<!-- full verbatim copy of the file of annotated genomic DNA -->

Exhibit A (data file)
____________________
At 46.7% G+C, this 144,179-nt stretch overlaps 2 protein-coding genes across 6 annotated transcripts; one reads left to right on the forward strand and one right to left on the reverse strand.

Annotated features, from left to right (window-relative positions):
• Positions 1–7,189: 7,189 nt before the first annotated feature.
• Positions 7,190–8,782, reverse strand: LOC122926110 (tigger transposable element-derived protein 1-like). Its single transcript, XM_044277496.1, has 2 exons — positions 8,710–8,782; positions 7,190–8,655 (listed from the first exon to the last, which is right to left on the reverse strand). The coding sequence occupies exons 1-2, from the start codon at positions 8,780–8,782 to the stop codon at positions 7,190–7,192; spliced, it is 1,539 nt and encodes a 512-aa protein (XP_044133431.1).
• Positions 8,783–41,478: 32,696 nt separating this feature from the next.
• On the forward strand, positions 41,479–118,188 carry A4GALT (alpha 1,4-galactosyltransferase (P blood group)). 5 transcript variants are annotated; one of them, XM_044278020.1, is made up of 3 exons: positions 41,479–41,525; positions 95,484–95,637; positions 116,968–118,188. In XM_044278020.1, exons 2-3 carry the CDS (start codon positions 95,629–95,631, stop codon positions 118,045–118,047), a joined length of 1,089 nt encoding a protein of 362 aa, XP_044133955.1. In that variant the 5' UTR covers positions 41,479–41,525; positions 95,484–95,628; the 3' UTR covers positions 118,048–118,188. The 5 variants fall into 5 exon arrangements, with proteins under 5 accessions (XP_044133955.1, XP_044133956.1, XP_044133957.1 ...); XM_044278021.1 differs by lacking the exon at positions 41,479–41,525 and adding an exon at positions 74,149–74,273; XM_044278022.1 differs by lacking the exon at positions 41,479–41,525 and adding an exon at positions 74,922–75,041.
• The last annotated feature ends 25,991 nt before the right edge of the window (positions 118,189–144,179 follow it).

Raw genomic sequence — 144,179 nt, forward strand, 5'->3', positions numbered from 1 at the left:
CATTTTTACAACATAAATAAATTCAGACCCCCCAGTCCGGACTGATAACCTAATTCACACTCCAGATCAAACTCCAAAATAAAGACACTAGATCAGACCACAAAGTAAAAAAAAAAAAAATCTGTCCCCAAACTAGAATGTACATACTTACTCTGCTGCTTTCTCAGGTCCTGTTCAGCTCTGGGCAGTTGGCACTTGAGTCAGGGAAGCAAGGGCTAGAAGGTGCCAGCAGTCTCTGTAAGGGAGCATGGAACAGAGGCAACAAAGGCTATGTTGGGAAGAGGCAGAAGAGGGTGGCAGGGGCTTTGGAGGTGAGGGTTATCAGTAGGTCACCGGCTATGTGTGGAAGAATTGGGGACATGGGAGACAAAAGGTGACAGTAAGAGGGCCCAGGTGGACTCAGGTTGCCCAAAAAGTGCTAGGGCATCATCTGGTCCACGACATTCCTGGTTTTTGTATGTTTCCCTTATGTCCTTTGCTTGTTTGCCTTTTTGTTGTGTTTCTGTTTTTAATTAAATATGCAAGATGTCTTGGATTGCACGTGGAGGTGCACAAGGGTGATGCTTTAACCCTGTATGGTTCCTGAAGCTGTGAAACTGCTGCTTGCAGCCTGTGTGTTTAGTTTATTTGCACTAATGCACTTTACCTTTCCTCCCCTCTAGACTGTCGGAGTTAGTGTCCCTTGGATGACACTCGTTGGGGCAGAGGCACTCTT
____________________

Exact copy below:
At 46.7% G+C, this 144,179-nt stretch overlaps 2 protein-coding genes across 6 annotated transcripts; one reads left to right on the forward strand and one right to left on the reverse strand.

Annotated features, from left to right (window-relative positions):
• Positions 1–7,189: 7,189 nt before the first annotated feature.
• Positions 7,190–8,782, reverse strand: LOC122926110 (tigger transposable element-derived protein 1-like). Its single transcript, XM_044277496.1, has 2 exons — positions 8,710–8,782; positions 7,190–8,655 (listed from the first exon to the last, which is right to left on the reverse strand). The coding sequence occupies exons 1-2, from the start codon at positions 8,780–8,782 to the stop codon at positions 7,190–7,192; spliced, it is 1,539 nt and encodes a 512-aa protein (XP_044133431.1).
• Positions 8,783–41,478: 32,696 nt separating this feature from the next.
• On the forward strand, positions 41,479–118,188 carry A4GALT (alpha 1,4-galactosyltransferase (P blood group)). 5 transcript variants are annotated; one of them, XM_044278020.1, is made up of 3 exons: positions 41,479–41,525; positions 95,484–95,637; positions 116,968–118,188. In XM_044278020.1, exons 2-3 carry the CDS (start codon positions 95,629–95,631, stop codon positions 118,045–118,047), a joined length of 1,089 nt encoding a protein of 362 aa, XP_044133955.1. In that variant the 5' UTR covers positions 41,479–41,525; positions 95,484–95,628; the 3' UTR covers positions 118,048–118,188. The 5 variants fall into 5 exon arrangements, with proteins under 5 accessions (XP_044133955.1, XP_044133956.1, XP_044133957.1 ...); XM_044278021.1 differs by lacking the exon at positions 41,479–41,525 and adding an exon at positions 74,149–74,273; XM_044278022.1 differs by lacking the exon at positions 41,479–41,525 and adding an exon at positions 74,922–75,041.
• The last annotated feature ends 25,991 nt before the right edge of the window (positions 118,189–144,179 follow it).

Raw genomic sequence — 144,179 nt, forward strand, 5'->3', positions numbered from 1 at the left:
CATTTTTACAACATAAATAAATTCAGACCCCCCAGTCCGGACTGATAACCTAATTCACACTCCAGATCAAACTCCAAAATAAAGACACTAGATCAGACCACAAAGTAAAAAAAAAAAAAATCTGTCCCCAAACTAGAATGTACATACTTACTCTGCTGCTTTCTCAGGTCCTGTTCAGCTCTGGGCAGTTGGCACTTGAGTCAGGGAAGCAAGGGCTAGAAGGTGCCAGCAGTCTCTGTAAGGGAGCATGGAACAGAGGCAACAAAGGCTATGTTGGGAAGAGGCAGAAGAGGGTGGCAGGGGCTTTGGAGGTGAGGGTTATCAGTAGGTCACCGGCTATGTGTGGAAGAATTGGGGACATGGGAGACAAAAGGTGACAGTAAGAGGGCCCAGGTGGACTCAGGTTGCCCAAAAAGTGCTAGGGCATCATCTGGTCCACGACATTCCTGGTTTTTGTATGTTTCCCTTATGTCCTTTGCTTGTTTGCCTTTTTGTTGTGTTTCTGTTTTTAATTAAATATGCAAGATGTCTTGGATTGCACGTGGAGGTGCACAAGGGTGATGCTTTAACCCTGTATGGTTCCTGAAGCTGTGAAACTGCTGCTTGCAGCCTGTGTGTTTAGTTTATTTGCACTAATGCACTTTACCTTTCCTCCCCTCTAGACTGTCGGAGTTAGTGTCCCTTGGATGACACTCGTTGGGGCAGAGGCACTCTT